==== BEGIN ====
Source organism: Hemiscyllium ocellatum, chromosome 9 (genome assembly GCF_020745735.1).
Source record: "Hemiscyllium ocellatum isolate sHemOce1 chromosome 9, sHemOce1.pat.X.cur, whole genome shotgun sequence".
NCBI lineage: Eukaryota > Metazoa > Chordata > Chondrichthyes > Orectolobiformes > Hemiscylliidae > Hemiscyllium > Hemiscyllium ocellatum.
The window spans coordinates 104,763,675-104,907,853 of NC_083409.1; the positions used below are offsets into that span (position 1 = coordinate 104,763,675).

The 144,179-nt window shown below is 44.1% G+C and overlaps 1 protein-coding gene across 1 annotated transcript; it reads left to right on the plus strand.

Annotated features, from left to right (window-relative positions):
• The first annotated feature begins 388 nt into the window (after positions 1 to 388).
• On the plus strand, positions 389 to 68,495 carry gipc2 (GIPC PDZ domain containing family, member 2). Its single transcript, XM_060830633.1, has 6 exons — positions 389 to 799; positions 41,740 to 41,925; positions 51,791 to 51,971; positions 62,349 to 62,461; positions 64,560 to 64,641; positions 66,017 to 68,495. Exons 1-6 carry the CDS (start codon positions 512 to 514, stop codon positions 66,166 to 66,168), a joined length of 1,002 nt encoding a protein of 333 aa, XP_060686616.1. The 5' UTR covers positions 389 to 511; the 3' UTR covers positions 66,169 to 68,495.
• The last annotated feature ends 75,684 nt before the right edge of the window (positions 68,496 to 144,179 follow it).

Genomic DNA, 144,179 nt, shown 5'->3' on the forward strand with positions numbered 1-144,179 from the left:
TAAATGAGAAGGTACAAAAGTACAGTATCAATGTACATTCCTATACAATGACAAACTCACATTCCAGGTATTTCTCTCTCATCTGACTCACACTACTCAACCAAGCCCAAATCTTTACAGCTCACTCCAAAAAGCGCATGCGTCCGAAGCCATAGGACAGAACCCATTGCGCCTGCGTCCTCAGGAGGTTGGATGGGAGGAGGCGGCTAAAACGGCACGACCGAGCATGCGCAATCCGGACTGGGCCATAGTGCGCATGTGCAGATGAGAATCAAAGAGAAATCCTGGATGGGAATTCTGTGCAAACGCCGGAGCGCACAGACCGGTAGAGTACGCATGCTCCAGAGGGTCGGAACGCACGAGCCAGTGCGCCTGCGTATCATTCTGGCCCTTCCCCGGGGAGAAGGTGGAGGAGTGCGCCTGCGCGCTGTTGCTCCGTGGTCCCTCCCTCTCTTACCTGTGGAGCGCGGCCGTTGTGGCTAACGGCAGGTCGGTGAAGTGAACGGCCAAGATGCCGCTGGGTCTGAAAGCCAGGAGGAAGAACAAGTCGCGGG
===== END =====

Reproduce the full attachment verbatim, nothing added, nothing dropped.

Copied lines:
Source organism: Hemiscyllium ocellatum, chromosome 9 (genome assembly GCF_020745735.1).
Source record: "Hemiscyllium ocellatum isolate sHemOce1 chromosome 9, sHemOce1.pat.X.cur, whole genome shotgun sequence".
NCBI lineage: Eukaryota > Metazoa > Chordata > Chondrichthyes > Orectolobiformes > Hemiscylliidae > Hemiscyllium > Hemiscyllium ocellatum.
The window spans coordinates 104,763,675-104,907,853 of NC_083409.1; the positions used below are offsets into that span (position 1 = coordinate 104,763,675).

The 144,179-nt window shown below is 44.1% G+C and overlaps 1 protein-coding gene across 1 annotated transcript; it reads left to right on the plus strand.

Annotated features, from left to right (window-relative positions):
• The first annotated feature begins 388 nt into the window (after positions 1 to 388).
• On the plus strand, positions 389 to 68,495 carry gipc2 (GIPC PDZ domain containing family, member 2). Its single transcript, XM_060830633.1, has 6 exons — positions 389 to 799; positions 41,740 to 41,925; positions 51,791 to 51,971; positions 62,349 to 62,461; positions 64,560 to 64,641; positions 66,017 to 68,495. Exons 1-6 carry the CDS (start codon positions 512 to 514, stop codon positions 66,166 to 66,168), a joined length of 1,002 nt encoding a protein of 333 aa, XP_060686616.1. The 5' UTR covers positions 389 to 511; the 3' UTR covers positions 66,169 to 68,495.
• The last annotated feature ends 75,684 nt before the right edge of the window (positions 68,496 to 144,179 follow it).

Genomic DNA, 144,179 nt, shown 5'->3' on the forward strand with positions numbered 1-144,179 from the left:
TAAATGAGAAGGTACAAAAGTACAGTATCAATGTACATTCCTATACAATGACAAACTCACATTCCAGGTATTTCTCTCTCATCTGACTCACACTACTCAACCAAGCCCAAATCTTTACAGCTCACTCCAAAAAGCGCATGCGTCCGAAGCCATAGGACAGAACCCATTGCGCCTGCGTCCTCAGGAGGTTGGATGGGAGGAGGCGGCTAAAACGGCACGACCGAGCATGCGCAATCCGGACTGGGCCATAGTGCGCATGTGCAGATGAGAATCAAAGAGAAATCCTGGATGGGAATTCTGTGCAAACGCCGGAGCGCACAGACCGGTAGAGTACGCATGCTCCAGAGGGTCGGAACGCACGAGCCAGTGCGCCTGCGTATCATTCTGGCCCTTCCCCGGGGAGAAGGTGGAGGAGTGCGCCTGCGCGCTGTTGCTCCGTGGTCCCTCCCTCTCTTACCTGTGGAGCGCGGCCGTTGTGGCTAACGGCAGGTCGGTGAAGTGAACGGCCAAGATGCCGCTGGGTCTGAAAGCCAGGAGGAAGAACAAGTCGCGGG